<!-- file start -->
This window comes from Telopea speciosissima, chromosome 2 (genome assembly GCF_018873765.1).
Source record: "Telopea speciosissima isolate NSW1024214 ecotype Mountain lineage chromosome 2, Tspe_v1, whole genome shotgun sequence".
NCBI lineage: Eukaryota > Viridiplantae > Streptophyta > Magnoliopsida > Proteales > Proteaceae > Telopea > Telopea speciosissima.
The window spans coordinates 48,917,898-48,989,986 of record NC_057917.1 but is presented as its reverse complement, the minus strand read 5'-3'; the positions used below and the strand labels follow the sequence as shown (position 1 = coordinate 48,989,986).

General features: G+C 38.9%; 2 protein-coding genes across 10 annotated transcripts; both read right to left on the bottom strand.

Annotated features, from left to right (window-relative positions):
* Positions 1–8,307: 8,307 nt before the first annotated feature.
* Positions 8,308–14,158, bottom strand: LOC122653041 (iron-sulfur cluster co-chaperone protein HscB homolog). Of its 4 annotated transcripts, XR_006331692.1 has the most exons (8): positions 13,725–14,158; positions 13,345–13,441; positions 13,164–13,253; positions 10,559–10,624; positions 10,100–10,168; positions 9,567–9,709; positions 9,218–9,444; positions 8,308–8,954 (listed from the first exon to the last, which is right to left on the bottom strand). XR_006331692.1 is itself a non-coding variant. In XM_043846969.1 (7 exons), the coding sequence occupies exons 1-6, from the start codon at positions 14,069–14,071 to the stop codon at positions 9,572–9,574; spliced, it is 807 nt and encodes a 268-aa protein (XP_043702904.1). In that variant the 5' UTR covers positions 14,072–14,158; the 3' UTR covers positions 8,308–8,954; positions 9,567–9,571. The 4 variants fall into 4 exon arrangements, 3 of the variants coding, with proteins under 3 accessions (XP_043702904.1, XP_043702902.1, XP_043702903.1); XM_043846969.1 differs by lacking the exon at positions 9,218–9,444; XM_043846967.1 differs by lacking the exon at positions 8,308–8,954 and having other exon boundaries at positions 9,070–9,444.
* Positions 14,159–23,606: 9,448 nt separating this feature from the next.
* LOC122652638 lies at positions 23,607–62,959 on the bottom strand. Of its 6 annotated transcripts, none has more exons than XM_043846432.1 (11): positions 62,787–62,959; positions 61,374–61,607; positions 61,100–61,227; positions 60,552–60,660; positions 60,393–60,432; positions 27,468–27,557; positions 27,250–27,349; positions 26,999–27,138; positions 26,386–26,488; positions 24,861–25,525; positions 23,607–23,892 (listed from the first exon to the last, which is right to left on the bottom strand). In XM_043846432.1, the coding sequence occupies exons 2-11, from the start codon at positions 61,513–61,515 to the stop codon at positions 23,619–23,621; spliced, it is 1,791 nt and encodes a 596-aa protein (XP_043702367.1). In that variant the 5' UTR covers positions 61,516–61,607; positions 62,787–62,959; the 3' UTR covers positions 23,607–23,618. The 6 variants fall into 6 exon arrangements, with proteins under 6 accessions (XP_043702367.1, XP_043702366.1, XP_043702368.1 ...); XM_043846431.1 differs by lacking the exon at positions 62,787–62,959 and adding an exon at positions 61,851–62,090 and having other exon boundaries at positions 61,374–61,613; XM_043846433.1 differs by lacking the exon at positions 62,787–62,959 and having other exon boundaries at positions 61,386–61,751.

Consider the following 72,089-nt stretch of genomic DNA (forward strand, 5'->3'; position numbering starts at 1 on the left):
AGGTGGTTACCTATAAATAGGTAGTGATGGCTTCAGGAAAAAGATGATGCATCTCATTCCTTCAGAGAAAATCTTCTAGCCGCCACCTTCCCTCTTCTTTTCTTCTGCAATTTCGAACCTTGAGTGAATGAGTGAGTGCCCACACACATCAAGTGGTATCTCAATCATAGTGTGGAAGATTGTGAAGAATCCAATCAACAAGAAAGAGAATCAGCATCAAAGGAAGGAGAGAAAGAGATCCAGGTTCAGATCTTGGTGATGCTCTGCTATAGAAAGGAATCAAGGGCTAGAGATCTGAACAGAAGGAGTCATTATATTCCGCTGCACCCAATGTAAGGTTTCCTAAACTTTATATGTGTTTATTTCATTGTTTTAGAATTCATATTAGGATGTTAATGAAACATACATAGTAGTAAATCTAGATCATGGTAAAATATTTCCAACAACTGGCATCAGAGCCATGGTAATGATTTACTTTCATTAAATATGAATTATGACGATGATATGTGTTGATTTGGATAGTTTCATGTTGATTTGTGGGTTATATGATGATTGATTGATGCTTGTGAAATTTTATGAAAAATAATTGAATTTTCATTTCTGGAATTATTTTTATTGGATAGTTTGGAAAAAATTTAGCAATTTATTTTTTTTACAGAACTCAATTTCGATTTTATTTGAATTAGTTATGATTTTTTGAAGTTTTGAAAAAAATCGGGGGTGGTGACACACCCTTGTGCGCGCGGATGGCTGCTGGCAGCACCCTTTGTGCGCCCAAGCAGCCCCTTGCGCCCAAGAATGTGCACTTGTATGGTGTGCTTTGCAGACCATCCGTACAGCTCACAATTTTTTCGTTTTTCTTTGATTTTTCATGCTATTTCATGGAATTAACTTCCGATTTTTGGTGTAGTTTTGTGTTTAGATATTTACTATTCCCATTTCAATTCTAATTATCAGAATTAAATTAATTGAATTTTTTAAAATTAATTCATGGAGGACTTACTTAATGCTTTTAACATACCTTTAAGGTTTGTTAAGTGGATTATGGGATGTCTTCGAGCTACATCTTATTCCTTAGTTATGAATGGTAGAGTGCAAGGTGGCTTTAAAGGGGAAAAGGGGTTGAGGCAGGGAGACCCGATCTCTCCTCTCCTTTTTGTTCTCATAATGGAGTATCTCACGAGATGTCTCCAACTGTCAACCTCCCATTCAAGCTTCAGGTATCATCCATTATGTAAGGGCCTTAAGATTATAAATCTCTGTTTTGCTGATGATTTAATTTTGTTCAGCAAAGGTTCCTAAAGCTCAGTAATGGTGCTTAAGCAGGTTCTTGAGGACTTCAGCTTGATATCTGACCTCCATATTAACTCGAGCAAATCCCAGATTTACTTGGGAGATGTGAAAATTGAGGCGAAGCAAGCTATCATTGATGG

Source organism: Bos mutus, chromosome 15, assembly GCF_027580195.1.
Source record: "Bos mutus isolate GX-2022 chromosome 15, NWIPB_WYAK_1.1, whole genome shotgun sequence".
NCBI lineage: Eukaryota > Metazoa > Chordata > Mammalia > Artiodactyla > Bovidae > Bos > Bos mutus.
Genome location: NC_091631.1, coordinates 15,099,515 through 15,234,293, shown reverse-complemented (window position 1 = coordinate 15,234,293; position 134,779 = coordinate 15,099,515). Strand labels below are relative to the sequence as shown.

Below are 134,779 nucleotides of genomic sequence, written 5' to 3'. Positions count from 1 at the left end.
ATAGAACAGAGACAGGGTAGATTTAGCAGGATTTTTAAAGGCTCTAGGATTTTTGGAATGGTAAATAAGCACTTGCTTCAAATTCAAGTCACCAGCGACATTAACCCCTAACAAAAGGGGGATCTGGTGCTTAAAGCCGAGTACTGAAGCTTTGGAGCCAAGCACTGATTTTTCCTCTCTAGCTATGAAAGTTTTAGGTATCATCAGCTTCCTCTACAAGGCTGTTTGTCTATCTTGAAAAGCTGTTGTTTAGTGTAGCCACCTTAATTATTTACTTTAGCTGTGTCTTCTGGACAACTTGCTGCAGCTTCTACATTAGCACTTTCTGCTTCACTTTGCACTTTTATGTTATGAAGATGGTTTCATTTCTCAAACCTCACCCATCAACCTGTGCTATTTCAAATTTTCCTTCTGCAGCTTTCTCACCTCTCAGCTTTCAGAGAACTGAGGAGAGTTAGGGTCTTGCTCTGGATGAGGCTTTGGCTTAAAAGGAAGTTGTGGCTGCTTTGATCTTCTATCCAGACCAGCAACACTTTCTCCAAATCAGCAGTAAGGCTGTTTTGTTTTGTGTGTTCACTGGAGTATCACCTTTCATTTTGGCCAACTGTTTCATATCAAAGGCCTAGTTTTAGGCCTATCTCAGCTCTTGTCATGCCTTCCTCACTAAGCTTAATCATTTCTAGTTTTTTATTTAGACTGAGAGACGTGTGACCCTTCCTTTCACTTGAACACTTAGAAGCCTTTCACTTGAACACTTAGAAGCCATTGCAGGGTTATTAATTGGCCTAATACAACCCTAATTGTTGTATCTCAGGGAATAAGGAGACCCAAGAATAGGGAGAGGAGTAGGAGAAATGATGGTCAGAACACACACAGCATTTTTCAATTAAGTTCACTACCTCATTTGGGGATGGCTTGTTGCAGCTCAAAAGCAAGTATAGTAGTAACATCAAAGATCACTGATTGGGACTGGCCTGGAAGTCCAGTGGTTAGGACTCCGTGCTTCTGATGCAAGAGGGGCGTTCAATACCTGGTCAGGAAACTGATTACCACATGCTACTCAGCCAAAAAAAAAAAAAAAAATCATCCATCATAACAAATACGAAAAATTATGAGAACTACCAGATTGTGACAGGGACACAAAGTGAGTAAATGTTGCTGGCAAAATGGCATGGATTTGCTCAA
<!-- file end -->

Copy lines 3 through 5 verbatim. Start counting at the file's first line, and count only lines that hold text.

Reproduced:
NCBI lineage: Eukaryota > Viridiplantae > Streptophyta > Magnoliopsida > Proteales > Proteaceae > Telopea > Telopea speciosissima.
The window spans coordinates 48,917,898-48,989,986 of record NC_057917.1 but is presented as its reverse complement, the minus strand read 5'-3'; the positions used below and the strand labels follow the sequence as shown (position 1 = coordinate 48,989,986).

General features: G+C 38.9%; 2 protein-coding genes across 10 annotated transcripts; both read right to left on the bottom strand.